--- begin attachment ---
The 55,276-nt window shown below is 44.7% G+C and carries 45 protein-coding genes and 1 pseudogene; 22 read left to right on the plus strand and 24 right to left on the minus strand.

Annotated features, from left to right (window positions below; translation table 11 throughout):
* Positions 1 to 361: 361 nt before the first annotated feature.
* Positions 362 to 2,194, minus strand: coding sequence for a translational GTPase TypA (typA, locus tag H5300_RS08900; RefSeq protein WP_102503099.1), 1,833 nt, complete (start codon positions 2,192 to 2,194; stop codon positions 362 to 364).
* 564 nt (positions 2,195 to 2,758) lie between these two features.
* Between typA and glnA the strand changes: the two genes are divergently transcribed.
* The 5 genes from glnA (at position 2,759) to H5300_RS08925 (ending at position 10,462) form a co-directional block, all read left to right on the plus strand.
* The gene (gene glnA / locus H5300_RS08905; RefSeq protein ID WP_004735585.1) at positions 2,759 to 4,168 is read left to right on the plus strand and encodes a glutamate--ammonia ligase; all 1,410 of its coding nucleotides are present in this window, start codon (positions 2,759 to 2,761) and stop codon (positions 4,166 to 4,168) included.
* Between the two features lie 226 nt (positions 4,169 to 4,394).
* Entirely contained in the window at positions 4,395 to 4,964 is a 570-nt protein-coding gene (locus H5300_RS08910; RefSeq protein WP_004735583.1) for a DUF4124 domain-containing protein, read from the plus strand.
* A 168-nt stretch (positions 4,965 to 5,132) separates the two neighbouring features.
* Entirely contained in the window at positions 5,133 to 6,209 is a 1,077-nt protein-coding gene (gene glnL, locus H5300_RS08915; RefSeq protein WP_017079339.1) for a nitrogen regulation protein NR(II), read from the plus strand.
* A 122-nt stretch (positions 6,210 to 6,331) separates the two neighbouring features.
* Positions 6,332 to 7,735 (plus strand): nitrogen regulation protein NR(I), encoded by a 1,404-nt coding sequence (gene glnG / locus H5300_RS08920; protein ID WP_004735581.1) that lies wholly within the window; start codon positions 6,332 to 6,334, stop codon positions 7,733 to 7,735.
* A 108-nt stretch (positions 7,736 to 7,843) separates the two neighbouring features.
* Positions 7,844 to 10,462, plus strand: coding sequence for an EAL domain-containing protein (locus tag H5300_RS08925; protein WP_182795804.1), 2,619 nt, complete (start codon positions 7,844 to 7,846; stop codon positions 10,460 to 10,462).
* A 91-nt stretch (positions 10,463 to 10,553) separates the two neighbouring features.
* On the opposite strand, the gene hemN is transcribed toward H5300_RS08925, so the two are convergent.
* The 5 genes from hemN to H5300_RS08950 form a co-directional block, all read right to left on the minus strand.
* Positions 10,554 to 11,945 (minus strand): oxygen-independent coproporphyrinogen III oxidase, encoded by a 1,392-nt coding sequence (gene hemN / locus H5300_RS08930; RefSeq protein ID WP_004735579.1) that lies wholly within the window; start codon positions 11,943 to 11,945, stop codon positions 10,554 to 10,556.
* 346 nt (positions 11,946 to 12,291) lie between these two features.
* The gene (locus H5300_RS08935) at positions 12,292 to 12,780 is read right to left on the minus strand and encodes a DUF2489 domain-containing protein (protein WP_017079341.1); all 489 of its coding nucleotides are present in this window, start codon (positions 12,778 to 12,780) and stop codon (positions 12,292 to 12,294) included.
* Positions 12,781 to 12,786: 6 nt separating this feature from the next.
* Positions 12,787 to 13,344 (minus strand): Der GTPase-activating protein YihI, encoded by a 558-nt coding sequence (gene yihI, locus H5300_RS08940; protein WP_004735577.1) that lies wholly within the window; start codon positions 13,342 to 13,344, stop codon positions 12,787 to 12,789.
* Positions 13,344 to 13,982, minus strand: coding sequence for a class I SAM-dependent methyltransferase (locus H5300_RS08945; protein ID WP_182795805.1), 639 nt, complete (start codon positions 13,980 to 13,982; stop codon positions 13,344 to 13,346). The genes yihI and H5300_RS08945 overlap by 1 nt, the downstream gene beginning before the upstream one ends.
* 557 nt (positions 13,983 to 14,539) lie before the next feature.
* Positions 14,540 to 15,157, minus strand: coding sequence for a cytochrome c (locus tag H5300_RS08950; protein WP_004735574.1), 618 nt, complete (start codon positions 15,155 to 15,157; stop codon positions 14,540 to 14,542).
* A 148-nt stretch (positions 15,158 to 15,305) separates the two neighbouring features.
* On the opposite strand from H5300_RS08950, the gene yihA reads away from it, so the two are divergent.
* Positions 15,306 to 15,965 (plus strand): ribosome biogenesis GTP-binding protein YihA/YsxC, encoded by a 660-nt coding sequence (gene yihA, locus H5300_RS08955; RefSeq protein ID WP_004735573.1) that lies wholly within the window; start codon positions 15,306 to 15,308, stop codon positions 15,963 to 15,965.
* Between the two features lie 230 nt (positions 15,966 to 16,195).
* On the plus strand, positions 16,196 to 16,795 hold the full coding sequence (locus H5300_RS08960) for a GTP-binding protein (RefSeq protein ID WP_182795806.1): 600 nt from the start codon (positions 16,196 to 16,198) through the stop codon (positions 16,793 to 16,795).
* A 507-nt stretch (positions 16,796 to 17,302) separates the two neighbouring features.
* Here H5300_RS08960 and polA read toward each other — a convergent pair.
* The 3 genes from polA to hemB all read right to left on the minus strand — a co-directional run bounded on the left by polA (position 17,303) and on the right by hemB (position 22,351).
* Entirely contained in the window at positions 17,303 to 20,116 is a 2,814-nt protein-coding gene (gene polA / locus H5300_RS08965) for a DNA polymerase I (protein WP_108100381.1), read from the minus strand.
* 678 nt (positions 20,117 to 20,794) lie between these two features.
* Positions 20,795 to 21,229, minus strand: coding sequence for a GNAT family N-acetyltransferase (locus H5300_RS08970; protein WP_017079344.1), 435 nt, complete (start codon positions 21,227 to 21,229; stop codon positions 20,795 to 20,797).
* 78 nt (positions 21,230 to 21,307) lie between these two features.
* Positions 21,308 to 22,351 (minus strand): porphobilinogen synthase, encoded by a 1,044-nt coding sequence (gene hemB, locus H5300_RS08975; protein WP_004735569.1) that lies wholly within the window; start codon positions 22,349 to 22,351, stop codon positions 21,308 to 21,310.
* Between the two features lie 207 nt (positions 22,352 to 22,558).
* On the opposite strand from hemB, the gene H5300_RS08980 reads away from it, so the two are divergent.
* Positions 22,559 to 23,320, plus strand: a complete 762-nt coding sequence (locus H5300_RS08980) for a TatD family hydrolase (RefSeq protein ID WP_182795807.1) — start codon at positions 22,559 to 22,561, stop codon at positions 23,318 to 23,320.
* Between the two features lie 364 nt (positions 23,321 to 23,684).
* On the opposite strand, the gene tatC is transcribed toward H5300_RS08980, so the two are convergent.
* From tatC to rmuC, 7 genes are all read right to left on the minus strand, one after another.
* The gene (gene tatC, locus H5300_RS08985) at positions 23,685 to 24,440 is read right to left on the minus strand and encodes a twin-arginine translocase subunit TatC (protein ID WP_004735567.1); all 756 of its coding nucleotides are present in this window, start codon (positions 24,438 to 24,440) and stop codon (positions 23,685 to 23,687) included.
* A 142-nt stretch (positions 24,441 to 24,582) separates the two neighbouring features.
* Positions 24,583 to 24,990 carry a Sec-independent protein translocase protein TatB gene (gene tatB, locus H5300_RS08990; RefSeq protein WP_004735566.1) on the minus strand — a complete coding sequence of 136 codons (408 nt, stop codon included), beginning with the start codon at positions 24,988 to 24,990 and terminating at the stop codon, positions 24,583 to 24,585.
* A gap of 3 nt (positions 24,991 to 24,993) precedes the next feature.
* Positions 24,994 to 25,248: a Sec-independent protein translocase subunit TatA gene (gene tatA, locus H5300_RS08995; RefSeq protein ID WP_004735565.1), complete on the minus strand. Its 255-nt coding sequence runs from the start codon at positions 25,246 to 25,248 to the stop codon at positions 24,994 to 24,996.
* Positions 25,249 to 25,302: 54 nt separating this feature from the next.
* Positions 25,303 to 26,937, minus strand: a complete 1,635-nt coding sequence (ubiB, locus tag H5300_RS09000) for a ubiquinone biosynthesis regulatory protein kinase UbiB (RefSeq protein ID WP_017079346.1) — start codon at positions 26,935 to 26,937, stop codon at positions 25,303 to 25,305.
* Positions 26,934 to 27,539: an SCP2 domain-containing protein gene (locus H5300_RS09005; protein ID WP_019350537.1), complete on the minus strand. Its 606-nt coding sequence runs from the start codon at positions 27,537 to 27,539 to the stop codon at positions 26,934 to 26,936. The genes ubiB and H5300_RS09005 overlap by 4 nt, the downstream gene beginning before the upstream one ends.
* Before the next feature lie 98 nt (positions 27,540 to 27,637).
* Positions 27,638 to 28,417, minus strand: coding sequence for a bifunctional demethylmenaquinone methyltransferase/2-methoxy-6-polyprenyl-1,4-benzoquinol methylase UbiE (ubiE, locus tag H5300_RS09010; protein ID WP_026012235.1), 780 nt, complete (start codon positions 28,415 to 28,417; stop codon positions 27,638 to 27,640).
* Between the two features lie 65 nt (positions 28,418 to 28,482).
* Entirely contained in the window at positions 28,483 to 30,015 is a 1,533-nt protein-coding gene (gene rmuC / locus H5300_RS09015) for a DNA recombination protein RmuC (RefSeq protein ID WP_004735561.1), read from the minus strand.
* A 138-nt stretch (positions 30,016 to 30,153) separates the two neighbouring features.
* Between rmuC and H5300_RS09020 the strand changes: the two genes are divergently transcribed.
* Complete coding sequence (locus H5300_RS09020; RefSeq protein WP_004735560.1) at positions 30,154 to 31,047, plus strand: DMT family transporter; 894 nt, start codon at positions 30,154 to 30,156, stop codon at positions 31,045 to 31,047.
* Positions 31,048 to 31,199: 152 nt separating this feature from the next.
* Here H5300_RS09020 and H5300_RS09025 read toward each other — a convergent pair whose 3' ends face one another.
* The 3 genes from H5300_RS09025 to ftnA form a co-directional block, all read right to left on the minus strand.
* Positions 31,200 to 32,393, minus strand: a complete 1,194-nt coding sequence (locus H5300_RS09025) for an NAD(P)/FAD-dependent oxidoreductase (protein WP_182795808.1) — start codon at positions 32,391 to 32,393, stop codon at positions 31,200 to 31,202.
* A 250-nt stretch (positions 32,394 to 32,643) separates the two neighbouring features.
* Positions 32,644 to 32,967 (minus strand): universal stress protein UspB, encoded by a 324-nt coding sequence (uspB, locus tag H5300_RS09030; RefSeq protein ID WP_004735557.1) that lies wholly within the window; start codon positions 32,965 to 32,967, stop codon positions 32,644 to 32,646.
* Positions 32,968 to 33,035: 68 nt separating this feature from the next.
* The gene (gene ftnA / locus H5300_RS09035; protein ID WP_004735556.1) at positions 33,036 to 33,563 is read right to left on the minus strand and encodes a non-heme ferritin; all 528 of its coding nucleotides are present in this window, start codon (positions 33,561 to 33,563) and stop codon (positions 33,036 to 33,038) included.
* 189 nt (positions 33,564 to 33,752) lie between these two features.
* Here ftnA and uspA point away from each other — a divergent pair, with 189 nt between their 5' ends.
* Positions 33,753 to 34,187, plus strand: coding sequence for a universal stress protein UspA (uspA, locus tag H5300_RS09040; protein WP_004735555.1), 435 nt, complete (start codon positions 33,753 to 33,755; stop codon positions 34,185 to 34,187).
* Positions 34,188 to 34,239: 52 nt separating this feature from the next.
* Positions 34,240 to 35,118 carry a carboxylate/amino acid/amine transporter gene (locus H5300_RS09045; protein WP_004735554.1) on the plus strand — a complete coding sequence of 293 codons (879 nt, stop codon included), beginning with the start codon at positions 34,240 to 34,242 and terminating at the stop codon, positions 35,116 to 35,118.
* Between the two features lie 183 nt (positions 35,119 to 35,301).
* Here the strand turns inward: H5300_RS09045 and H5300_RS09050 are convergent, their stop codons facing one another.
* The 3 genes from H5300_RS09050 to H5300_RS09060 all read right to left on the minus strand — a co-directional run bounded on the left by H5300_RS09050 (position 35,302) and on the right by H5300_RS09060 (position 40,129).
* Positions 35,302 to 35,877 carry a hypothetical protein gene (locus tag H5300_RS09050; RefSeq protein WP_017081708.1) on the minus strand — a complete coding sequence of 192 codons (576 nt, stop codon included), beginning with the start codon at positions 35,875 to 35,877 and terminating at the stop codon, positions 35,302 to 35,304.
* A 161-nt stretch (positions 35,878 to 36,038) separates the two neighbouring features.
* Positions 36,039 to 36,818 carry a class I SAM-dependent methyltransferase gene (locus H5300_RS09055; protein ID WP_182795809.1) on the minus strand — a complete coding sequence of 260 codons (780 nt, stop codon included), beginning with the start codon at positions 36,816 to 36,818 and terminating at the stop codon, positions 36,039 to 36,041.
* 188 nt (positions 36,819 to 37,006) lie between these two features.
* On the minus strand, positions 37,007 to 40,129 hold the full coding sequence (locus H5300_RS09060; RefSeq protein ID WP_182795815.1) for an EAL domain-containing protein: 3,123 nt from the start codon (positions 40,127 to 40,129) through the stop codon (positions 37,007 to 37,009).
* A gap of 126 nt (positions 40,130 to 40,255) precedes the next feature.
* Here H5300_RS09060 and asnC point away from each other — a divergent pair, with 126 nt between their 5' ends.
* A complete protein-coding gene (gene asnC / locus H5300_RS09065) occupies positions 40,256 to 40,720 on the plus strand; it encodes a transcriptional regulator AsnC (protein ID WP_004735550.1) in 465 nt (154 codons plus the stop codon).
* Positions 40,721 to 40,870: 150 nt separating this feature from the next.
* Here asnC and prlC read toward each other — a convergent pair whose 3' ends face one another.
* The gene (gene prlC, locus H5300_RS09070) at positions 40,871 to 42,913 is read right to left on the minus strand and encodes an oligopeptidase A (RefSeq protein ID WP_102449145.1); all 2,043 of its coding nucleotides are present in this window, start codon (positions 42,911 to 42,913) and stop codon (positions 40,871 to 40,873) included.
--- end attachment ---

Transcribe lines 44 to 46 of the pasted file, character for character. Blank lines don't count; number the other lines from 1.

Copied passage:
* Between the two features lie 364 nt (positions 23,321 to 23,684).
* On the opposite strand, the gene tatC is transcribed toward H5300_RS08980, so the two are convergent.
* From tatC to rmuC, 7 genes are all read right to left on the minus strand, one after another.